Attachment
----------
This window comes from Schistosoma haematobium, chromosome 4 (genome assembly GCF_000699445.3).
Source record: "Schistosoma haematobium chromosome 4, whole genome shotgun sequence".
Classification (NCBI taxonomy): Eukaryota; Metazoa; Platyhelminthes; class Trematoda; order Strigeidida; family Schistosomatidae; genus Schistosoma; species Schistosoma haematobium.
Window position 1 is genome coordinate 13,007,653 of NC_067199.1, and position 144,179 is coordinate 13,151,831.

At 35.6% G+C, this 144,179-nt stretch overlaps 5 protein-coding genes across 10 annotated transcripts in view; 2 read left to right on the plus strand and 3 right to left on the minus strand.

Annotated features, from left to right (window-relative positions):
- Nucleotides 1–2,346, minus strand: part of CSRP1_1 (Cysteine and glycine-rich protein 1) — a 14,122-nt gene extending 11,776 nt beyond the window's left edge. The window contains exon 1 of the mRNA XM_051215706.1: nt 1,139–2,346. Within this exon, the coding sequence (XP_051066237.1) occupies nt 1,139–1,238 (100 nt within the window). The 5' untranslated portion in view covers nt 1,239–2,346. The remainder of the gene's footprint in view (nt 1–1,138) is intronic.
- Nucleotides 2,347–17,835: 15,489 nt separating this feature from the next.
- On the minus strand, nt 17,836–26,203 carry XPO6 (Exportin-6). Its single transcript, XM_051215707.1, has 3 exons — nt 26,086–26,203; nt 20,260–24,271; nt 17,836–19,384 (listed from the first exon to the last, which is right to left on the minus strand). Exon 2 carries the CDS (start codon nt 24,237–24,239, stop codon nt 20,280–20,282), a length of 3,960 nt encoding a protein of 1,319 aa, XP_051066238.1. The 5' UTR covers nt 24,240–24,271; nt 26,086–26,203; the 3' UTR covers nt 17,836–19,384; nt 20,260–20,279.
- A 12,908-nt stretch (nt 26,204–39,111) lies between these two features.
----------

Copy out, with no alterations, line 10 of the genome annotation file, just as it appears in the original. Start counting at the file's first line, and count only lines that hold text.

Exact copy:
- A 12,908-nt stretch (nt 26,204–39,111) lies between these two features.